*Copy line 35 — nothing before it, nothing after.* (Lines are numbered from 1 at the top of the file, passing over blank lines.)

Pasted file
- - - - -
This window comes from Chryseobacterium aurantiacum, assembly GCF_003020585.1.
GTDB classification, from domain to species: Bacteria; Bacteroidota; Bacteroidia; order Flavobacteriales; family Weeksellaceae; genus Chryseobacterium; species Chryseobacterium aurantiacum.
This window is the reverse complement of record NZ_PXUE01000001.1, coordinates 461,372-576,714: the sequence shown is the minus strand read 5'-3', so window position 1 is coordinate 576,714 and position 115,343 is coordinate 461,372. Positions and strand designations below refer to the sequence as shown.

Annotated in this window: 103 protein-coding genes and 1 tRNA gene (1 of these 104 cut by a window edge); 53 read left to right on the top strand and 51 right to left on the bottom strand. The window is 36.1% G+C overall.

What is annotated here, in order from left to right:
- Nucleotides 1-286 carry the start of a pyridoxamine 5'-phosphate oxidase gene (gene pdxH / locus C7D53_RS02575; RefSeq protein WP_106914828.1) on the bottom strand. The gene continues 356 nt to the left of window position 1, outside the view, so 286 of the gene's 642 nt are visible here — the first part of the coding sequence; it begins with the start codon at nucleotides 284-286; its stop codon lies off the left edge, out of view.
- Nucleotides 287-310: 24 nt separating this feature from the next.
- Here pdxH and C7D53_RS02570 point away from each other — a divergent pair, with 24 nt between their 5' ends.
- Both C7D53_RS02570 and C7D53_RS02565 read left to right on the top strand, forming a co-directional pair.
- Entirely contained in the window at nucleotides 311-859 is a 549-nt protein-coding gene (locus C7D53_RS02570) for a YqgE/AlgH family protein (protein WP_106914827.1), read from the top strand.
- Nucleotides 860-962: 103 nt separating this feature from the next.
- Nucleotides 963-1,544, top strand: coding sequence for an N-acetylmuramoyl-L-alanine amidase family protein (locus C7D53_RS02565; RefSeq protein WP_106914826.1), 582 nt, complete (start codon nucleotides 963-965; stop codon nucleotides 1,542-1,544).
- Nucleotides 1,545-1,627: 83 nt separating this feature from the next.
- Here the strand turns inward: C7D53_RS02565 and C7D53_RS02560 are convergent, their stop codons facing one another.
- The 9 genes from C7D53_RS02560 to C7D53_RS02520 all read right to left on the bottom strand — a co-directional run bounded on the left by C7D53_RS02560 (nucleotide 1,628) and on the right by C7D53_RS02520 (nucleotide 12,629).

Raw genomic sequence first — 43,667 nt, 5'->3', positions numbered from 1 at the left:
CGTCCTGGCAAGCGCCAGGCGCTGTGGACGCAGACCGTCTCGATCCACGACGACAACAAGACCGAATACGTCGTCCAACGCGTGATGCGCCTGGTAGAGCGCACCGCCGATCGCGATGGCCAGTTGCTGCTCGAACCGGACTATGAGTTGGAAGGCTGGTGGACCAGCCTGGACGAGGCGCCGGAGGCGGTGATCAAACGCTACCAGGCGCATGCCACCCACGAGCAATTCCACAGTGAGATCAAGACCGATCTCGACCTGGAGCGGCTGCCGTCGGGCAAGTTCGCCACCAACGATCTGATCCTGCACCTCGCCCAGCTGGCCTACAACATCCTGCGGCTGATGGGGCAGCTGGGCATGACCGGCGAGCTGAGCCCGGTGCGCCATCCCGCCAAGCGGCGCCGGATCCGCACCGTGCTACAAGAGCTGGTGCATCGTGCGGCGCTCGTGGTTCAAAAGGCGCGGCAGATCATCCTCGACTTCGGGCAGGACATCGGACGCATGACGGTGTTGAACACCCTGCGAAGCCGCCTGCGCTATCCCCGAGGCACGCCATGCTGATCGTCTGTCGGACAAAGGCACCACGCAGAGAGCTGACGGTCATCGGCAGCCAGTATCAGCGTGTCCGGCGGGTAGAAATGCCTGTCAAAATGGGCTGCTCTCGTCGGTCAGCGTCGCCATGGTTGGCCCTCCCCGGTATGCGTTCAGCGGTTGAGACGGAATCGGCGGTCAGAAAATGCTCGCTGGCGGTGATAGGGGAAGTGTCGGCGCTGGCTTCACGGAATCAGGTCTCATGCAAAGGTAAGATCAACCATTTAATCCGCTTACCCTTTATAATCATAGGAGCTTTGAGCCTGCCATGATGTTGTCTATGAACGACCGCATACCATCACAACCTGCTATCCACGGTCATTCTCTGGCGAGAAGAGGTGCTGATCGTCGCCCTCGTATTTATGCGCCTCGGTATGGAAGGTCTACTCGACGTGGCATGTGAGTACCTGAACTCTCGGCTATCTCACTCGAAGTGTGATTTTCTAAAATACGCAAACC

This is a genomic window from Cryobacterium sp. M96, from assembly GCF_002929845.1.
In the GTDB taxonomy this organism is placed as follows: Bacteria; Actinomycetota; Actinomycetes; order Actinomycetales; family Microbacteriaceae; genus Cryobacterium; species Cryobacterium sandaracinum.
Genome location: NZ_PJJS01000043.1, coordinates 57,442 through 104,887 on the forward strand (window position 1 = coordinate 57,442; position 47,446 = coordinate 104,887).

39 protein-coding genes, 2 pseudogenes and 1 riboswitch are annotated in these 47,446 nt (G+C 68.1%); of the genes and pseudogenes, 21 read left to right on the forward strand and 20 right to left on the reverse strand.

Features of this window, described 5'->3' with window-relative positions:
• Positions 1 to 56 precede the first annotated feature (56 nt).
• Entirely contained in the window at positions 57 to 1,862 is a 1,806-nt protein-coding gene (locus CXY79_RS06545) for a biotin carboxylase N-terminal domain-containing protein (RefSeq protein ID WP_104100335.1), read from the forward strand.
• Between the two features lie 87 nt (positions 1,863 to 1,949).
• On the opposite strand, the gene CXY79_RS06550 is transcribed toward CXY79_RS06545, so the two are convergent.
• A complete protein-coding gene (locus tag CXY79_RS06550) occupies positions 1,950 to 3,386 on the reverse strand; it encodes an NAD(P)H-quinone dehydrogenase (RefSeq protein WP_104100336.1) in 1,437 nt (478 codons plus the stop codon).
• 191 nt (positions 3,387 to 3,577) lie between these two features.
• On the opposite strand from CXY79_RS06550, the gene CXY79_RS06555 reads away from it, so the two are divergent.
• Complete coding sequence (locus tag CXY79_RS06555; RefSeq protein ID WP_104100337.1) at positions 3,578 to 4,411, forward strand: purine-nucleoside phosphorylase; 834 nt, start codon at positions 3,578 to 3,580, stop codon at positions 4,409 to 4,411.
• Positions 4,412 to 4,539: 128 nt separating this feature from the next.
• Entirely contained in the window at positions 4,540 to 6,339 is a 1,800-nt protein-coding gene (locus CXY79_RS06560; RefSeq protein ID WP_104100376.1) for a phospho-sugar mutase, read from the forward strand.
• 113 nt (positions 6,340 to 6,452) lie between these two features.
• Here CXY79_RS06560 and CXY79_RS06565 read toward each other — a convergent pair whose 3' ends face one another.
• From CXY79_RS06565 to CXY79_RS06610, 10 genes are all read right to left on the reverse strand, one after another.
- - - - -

• From CXY79_RS06565 to CXY79_RS06610, 10 genes are all read right to left on the reverse strand, one after another.